This Town: two parties and a funeral--plus, plenty of valet parking!--in America's gilded capitalThis Town: two parties and a funeral--plus, plenty of valet parking!--in America's gilded capital by Mark Leibovich
My rating: 3 of 5 stars

I worked for the federal government for 25 years. One day we were told we were getting a new branch chief. Her introductory e-mail expressed her supposed joy at getting a chance to work with such a group of "dedicated professionals". A day later she sent another e-mail. She wouldn't be coming after all. Overnight, apparently, she'd received a better offer, or, as she termed it,  "another chance to excel."  Her attitude seems to typify what passes for "public service" amongst the operators in Washington these days. A government career is seen as a stepping stone to something bigger and better. The book was fast-paced, fun and annoying. Chief annoyance: no index. Leibovich excuses this omission on the grounds that it would make Washington's "players"  buy the book instead of picking it up at a bookstore, searching the index for their names, reading what the author says about them and replacing the book on the shelf. However, readers outside the Beltway need an index to keep track of the cast of characters. For instance, "Gibbs" is mentioned in the early pages. He is not identified as one of Obama's key advisers until later. Another annoyance is the gratuitous vulgarity. The worst example is at the bottom of page 329, where Leibovich uses an off-color high-schoolism to describe a casual conversation among a Representative and three Senators, one of which was MD's Ben Cardin. Totally uncalled for. (I would have been able to cite the page number sooner if I'd been able to look up Cardin in the index.)

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Wednesday, August 21, 2013

A Strange Gift

This is a dog from the fifties. 

Mom's sister-in-law, Aunt MaryBelle, was known for sending weird gifts. For Christmas in 1952, she sent this ceramic dachshund to my dad. Mom and I puzzled over it for days. We finally decided it had to be a planter. But why would Aunt MaryBelle send my dad a planter?  He didn't know an African violet from a philodendron.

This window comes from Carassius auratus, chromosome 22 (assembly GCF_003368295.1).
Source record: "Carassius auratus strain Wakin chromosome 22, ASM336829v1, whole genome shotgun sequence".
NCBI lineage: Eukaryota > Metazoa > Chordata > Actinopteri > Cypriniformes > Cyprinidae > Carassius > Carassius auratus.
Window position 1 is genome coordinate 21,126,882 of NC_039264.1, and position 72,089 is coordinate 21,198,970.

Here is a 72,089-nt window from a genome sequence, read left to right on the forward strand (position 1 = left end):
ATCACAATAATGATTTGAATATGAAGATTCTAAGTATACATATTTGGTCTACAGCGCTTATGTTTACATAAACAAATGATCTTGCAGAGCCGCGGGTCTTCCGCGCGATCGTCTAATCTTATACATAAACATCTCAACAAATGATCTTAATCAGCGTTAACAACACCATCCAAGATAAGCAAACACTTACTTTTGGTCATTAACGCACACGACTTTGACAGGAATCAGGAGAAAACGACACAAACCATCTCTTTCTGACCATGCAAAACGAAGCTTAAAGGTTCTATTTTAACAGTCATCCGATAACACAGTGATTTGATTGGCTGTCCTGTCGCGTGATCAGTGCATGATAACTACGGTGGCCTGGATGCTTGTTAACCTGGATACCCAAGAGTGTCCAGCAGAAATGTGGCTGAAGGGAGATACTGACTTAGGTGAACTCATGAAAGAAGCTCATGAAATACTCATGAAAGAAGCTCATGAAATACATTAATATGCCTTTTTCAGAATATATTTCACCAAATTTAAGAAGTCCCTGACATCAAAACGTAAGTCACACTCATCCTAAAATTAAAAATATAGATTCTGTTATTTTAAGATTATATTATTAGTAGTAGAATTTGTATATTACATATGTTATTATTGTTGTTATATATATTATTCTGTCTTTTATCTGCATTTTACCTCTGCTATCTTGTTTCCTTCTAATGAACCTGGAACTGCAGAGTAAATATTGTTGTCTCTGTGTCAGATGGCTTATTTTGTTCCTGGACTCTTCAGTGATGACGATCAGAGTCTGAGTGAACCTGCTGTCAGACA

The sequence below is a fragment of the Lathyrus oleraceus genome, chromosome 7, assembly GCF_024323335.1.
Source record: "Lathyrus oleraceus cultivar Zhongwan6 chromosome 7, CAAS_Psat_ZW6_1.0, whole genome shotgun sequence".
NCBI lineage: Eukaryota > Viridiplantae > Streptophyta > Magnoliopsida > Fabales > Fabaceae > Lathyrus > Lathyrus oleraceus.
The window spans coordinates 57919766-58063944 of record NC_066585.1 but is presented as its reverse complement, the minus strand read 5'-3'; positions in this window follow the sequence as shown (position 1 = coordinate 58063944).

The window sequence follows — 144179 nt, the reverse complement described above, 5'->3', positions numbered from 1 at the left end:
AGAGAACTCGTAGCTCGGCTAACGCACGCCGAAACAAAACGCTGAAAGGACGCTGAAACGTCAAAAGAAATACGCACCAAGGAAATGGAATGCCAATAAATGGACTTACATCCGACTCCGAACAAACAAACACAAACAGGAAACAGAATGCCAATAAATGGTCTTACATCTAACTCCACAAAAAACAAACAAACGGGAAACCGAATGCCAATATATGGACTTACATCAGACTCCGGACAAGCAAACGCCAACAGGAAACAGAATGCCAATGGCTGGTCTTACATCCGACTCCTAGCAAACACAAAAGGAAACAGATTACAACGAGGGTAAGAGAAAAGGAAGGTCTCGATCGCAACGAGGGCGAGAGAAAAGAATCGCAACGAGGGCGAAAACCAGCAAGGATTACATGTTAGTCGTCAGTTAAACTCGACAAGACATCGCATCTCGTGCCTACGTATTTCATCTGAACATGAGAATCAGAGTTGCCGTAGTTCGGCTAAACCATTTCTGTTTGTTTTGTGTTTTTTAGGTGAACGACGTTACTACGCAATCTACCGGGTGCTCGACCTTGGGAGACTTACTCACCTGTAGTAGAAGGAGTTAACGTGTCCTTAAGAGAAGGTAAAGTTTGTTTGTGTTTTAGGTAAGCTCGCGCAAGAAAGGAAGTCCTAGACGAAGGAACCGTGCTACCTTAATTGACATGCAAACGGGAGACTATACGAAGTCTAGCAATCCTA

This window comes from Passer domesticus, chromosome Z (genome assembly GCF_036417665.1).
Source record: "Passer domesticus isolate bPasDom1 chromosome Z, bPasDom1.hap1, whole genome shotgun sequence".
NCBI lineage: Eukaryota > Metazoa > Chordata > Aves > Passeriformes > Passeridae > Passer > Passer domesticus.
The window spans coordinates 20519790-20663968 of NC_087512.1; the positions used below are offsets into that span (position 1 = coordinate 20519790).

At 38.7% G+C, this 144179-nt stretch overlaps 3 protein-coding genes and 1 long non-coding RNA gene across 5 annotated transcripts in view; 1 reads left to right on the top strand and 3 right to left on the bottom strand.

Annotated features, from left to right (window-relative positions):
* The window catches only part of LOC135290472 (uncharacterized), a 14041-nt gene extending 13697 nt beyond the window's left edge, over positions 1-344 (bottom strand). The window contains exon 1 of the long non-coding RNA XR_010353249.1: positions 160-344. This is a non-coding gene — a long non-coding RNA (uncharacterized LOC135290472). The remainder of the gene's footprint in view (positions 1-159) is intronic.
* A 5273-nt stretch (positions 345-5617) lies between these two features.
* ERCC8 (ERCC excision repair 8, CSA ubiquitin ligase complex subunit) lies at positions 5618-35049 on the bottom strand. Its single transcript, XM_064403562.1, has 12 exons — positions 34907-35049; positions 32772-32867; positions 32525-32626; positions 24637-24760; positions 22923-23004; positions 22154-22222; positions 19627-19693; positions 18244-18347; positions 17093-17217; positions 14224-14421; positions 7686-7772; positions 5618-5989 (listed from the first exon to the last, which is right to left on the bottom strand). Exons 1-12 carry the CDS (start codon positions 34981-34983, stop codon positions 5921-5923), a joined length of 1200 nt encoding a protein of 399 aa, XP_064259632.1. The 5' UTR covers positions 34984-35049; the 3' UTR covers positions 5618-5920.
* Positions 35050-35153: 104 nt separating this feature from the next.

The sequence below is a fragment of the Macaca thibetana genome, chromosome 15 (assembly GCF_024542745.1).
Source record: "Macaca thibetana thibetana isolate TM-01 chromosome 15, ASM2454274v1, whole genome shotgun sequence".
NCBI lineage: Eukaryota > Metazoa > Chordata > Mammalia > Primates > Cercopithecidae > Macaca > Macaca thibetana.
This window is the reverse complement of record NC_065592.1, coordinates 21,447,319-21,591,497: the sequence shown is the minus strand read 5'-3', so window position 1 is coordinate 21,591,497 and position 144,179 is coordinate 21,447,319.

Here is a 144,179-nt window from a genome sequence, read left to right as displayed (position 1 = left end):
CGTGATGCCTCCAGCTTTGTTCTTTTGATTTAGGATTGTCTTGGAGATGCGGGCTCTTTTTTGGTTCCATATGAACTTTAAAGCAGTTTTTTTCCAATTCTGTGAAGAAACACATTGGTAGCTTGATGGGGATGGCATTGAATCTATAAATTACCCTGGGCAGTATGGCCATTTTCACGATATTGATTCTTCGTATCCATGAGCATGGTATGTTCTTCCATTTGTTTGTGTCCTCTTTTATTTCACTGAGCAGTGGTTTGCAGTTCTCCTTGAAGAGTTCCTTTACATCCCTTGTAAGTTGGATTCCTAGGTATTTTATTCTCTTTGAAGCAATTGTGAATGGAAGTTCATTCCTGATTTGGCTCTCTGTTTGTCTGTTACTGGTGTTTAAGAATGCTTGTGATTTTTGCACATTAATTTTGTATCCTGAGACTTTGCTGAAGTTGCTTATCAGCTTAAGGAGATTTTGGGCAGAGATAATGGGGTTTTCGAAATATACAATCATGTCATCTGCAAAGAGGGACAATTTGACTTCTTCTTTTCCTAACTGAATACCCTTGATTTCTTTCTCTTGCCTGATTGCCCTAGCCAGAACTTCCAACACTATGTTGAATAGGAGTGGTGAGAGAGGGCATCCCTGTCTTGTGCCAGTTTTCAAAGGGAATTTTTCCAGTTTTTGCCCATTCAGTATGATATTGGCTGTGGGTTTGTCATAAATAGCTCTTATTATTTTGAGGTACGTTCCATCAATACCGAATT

Mom couldn't just hide the dog in the closet, because Uncle Cliff and Aunt MaryBelle visited several times a year.  So she gamely stuck a couple houseplants in it and displayed it prominently on the dining-room window sill with her other plants. When Aunt MaryBelle finally saw it, she laughed. This dog was intended for my dad's dresser, she explained. He was supposed to hang his rings on its tail, put his watch around its neck, and use the baskets for his keys and wallet.

Mom removed the plants and Dad pretended to use it for awhile. Then it quietly found its way to the closet. 

Wednesday, August 14, 2013

Quirky Cabin

Our cabin in Knox County, OH has a few quirks. This is because we weren't around much during its construction. Things happened. Such as the installation of two totally out-of-reach electrical outlets.

See what I mean?

The cabin was built by an Amish man and his crew. Although the Amish electrician had no electricity in his own house, he made sure we had plenty of outlets in the cabin.  There's even an outlet inside a kitchen cabinet. Now that I can understand. But this? Apparently he took it upon himself to install a couple of spare outlets while the scaffolding was up. When we asked about them, he said, "Well, I thought you'd need them for Christmas lights." Guess it didn't occur to him that the scaffold would be long gone by then. 

About a month ago, my sister and her husband were staying at the cabin. The builder's crew--all Amish, of course-- came back one day to power-wash the exterior. Margaret and Russ were sweeping fireplace ashes into the chute, when part of the lid disappeared down the chute. They called us. We suggested they ask Roman, the foreman, about how to retrieve it.

Russ approached one of the men.  "Is Roman here?"
"Well, can I get in touch with him?"

He turned away. Russ heard him mutter, as if this should have been obvious, "He don't have a cell phone."

Monday, July 29, 2013

What Were We Waiting For?

Six years ago, after our Instamatic died, the Tree Hugger and I received a "Kodak Easy Share Zoom Digital Camera" for Christmas from our children. Procrastinators that we are, we never got around to trying it out until March 10, 2008, when we were en route to the Greater Baltimore Medical Center for the birth of our second grandson. Opening the box in the car, I found that we now had a camera with multiple buttons, a dial showing tiny pictures and the letters P, A, S and M, a lens that extended itself without being asked, a shiny circle with "OK" in the middle of it, surrounded by 4 arrows, and a window with mysterious symbols along the edge. This was no Instamatic. Thoroughly intimidated, I returned the camera to its box. We left it in the car when we got to the hospital.

The baby is now 5. We tried taking a few pictures in the years since his birth. Most turned out all right, because we used the camera only in its "Point-and-Shoot" mode.Yesterday, I finally said, "Enough." I sat down with the camera in one hand and the booklet in the other. I soon found out that the camera comes with an "optical zoom," allowing you to take close-ups merely by pressing the telephoto button. Our backyard Joe Pye Weed was full of butterflies, so I went out and took about a dozen pictures. Although most were no good, I came back in with one  "keeper"  and 15 mosquito bites. 

Thursday, July 11, 2013

Didn't It Rain, Children!

Ohio Haiku

Rainy nights and days
A green corn-forest so dense
Deer can hide in there.

Saturday, June 29, 2013

Driven by Distraction